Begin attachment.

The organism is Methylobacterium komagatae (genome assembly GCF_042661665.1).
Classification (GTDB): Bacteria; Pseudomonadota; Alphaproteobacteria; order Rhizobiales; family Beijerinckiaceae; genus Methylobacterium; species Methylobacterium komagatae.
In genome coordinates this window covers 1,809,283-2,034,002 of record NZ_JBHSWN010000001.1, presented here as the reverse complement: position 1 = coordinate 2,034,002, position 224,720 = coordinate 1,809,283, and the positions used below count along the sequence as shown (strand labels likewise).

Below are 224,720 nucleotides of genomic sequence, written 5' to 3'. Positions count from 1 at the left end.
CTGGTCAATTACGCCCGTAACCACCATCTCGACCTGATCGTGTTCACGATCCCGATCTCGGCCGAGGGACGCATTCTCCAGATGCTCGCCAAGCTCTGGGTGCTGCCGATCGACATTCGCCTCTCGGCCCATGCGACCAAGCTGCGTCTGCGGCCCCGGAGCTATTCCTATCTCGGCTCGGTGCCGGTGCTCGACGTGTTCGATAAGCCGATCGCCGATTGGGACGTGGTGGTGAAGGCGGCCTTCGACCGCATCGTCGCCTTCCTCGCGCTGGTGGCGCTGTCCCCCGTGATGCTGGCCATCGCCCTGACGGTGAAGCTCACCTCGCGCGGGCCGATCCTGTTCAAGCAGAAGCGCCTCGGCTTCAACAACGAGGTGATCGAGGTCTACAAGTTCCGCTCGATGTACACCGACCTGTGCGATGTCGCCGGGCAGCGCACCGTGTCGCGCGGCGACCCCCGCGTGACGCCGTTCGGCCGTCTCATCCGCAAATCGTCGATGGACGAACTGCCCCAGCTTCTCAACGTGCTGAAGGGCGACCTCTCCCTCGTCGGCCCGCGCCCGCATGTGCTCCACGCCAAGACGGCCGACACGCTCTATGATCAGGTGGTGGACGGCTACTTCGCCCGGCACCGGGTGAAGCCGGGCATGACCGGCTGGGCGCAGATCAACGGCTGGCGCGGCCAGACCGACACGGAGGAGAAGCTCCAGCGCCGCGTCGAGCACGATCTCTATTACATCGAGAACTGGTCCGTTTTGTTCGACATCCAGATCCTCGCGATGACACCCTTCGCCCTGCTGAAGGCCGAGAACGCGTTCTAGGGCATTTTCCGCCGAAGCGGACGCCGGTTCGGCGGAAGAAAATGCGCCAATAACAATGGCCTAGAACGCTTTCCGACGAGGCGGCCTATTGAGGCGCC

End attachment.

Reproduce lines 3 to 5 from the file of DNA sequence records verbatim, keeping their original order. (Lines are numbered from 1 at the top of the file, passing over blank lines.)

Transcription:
In genome coordinates this window covers 1,809,283-2,034,002 of record NZ_JBHSWN010000001.1, presented here as the reverse complement: position 1 = coordinate 2,034,002, position 224,720 = coordinate 1,809,283, and the positions used below count along the sequence as shown (strand labels likewise).

Below are 224,720 nucleotides of genomic sequence, written 5' to 3'. Positions count from 1 at the left end.
CTGGTCAATTACGCCCGTAACCACCATCTCGACCTGATCGTGTTCACGATCCCGATCTCGGCCGAGGGACGCATTCTCCAGATGCTCGCCAAGCTCTGGGTGCTGCCGATCGACATTCGCCTCTCGGCCCATGCGACCAAGCTGCGTCTGCGGCCCCGGAGCTATTCCTATCTCGGCTCGGTGCCGGTGCTCGACGTGTTCGATAAGCCGATCGCCGATTGGGACGTGGTGGTGAAGGCGGCCTTCGACCGCATCGTCGCCTTCCTCGCGCTGGTGGCGCTGTCCCCCGTGATGCTGGCCATCGCCCTGACGGTGAAGCTCACCTCGCGCGGGCCGATCCTGTTCAAGCAGAAGCGCCTCGGCTTCAACAACGAGGTGATCGAGGTCTACAAGTTCCGCTCGATGTACACCGACCTGTGCGATGTCGCCGGGCAGCGCACCGTGTCGCGCGGCGACCCCCGCGTGACGCCGTTCGGCCGTCTCATCCGCAAATCGTCGATGGACGAACTGCCCCAGCTTCTCAACGTGCTGAAGGGCGACCTCTCCCTCGTCGGCCCGCGCCCGCATGTGCTCCACGCCAAGACGGCCGACACGCTCTATGATCAGGTGGTGGACGGCTACTTCGCCCGGCACCGGGTGAAGCCGGGCATGACCGGCTGGGCGCAGATCAACGGCTGGCGCGGCCAGACCGACACGGAGGAGAAGCTCCAGCGCCGCGTCGAGCACGATCTCTATTACATCGAGAACTGGTCCGTTTTGTTCGACATCCAGATCCTCGCGATGACACCCTTCGCCCTGCTGAAGGCCGAGAACGCGTTCTAGGGCATTTTCCGCCGAAGCGGACGCCGGTTCGGCGGAAGAAAATGCGCCAATAACAATGGCCTAGAACGCTTTCCGACGAGGCGGCCTATTGAGGCGCC